Thursday, June 28, 2012

Why Didn't They...

Why didn't they just...

Sometimes when I'm watching a movie or reading fiction I wonder, why didn't she do...this...or that. For example, I was watching Hitchcock's "The Birds" one night this week and I wondered, why didn't the protagonists pack up the mother and the little girl and head to Mitch's place in San Francisco after the kids were attacked by the birds at the birthday party? Or at least after the mother found her neighbor killed by the birds?

I heard a comedian during a routine he was doing question why the characters in the Amityville Horror didn't just leave the house when weird things started happening.

Certainly, these sentiments are common to most of us. That's why the comedian used that material in his show.

Sometimes characters do the things they do because it's in their "nature" to behave as they do. Using "The Birds" again as an example, neither Mitch (who was a criminal lawyer) nor Melanie (who kept company with a "wild" crowd) were the type of people who ran from a fight. Each of them, as we learn during the picture, stood strong and faced challenges rather than running away from them. So, they stayed in Bodega Bay instead of seeking the safety of San Francisco.

I can live with the question "Why didn't they just..." if the answer is as clear cut as it is in "The Birds." I understand characters should behave according to who they are. I WANT them to be true to their nature, even if the actions they take seem ill advised. If they use poor judgement or make mistakes, it only makes them more human.

We readers or movie viewers are only cheated when writers of novels or screenplays "force" characters to do what it is not in their nature to do or when their actions are directed by the writers who are fulfilling an agenda for the story instead of letting characters be who they were created to be.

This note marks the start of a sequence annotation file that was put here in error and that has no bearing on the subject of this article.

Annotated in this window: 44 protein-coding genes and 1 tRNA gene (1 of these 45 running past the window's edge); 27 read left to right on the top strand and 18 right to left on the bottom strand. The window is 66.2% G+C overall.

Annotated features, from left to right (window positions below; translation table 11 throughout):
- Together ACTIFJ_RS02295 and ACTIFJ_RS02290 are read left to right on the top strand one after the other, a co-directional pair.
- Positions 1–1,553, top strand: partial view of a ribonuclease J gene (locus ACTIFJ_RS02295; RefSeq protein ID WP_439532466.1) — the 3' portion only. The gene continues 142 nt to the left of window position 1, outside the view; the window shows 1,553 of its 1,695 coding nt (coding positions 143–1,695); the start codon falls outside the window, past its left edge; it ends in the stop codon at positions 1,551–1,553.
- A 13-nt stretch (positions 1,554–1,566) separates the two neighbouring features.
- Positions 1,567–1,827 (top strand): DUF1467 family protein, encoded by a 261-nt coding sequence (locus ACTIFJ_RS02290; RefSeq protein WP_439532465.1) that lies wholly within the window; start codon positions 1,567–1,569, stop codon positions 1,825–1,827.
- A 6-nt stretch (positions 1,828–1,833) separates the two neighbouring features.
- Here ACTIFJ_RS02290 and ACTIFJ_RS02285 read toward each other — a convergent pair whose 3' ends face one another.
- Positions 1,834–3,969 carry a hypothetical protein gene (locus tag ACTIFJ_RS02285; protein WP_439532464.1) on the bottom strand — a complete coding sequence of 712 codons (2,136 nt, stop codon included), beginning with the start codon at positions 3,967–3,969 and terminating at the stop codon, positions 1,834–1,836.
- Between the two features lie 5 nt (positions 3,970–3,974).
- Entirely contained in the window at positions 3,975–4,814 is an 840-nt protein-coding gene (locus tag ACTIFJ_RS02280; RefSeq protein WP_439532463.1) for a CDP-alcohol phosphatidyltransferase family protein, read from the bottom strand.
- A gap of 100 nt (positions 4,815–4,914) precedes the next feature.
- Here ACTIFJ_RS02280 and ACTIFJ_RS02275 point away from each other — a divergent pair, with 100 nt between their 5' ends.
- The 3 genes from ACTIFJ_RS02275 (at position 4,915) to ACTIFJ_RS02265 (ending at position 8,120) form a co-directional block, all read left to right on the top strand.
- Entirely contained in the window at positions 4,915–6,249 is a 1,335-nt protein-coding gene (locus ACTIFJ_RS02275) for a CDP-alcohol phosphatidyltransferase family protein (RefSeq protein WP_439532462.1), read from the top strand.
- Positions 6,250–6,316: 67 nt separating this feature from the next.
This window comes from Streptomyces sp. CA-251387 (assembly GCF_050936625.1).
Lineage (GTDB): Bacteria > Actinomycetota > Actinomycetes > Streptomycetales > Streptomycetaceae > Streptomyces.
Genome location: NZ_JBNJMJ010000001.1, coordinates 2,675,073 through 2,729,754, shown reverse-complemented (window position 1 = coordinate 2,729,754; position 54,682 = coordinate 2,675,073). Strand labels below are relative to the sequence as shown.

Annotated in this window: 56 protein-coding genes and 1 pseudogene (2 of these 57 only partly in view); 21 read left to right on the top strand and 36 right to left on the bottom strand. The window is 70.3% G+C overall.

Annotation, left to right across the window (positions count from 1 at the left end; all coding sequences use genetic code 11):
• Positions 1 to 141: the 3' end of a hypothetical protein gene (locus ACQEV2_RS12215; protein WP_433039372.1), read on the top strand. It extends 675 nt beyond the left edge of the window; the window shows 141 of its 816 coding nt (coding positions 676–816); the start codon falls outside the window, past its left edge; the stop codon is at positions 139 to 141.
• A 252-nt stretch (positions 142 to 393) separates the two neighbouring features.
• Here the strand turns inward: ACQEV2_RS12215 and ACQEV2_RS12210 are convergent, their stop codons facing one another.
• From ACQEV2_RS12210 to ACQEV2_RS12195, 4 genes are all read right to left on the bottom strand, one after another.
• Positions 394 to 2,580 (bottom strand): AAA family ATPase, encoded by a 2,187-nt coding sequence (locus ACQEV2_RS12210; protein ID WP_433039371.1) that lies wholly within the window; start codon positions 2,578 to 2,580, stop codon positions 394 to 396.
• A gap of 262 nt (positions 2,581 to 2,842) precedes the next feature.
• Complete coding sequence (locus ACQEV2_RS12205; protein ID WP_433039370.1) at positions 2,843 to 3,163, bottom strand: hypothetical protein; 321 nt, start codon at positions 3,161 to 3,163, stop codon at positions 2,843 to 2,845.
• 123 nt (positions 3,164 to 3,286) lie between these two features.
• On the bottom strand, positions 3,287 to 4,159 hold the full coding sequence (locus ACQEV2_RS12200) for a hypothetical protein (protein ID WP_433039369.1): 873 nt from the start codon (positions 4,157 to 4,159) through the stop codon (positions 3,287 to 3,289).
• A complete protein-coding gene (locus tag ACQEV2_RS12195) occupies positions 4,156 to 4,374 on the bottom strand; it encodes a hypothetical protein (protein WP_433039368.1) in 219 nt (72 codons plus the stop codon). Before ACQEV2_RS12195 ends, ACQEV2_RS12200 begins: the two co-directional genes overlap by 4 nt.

For example, the author of a book I read earlier this year "forced" two old sweethearts into a reunion leading to marriage without any attempt at resolving the titanic problems which had festered between them for nearly two decades. All of a sudden, each of them forgot the terrible pain they'd caused each other and just decided, hey, let's get married.

This book left me asking, why didn't she just..., but this time the "she" wasn't a character, it was the author. Why didn't she put the hero and heroine in a situation where they needed to rely on each other to make it through a crisis? It would then be logical and believable that they could somehow realize the old feelings they had for each other were even stronger than any of the problems they'd had in the past.

Life's complicated, writing fiction is complicated.

However, reading fiction should be pure pleasure and a complete escape from life's complications. Shouldn't it just?


Fran Shaff, Award-Winning Author
Fran's Web Page

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